Late last week, British prosecutors announced that they were initiating an investigation into allegations that agents of MI6, British intelligence, participated in the capture of two enemies of late Libyan dictator Moammar Gadhafi, and the subsequent delivery of those two rebels into the hands of the Gadhafi government where they were tortured.
A New York Times story reports that in the statement released by Crown Prosecution Service and Scotland Yard the scope of the investigation was said to include “two allegations of British involvement in the American-run process of so-called extraordinary rendition of terrorist suspects during the [Gadhafi] era.”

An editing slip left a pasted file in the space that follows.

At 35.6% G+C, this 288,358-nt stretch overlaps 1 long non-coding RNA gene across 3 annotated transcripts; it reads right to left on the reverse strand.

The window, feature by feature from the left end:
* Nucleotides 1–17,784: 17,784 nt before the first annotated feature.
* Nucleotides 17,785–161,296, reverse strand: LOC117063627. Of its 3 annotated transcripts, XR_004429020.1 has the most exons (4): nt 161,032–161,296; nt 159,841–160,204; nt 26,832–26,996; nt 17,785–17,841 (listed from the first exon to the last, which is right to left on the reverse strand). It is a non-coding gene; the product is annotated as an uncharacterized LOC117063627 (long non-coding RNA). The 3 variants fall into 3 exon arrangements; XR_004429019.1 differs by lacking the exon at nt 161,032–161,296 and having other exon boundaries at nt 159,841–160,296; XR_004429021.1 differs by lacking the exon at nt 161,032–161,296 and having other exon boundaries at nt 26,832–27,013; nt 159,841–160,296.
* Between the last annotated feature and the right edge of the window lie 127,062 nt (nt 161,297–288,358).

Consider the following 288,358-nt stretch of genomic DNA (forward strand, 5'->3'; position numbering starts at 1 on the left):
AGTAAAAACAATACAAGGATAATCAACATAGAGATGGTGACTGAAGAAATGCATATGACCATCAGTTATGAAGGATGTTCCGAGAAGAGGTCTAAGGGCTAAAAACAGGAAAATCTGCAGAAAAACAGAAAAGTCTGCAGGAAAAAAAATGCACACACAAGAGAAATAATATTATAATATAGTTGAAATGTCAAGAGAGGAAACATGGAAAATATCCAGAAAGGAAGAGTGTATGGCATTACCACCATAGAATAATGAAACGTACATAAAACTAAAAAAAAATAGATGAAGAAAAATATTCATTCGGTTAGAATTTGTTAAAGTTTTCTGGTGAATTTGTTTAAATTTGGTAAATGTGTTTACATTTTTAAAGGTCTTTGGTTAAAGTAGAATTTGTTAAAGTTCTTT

The accusations against the secret British spy agency were said to be “so serious that it is in the public interest for them to be investigated now.”
One of the anti-government fighters supposedly tortured by Gadhafi’s secret police was Abdul Hakim Belhaj. Unlike many others who faced a similar fate, Belhaj survived to tell the tale.
Curiously, Belhaj not only outlived his one-time captor, but he now sits at the head of the Tripoli Military Council. He is described as “one of the most powerful figures in the interim government” that took control of Libya after the fall of the Gadhafi government.
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Photo of Abu Salim prison in Tripoli: AP Images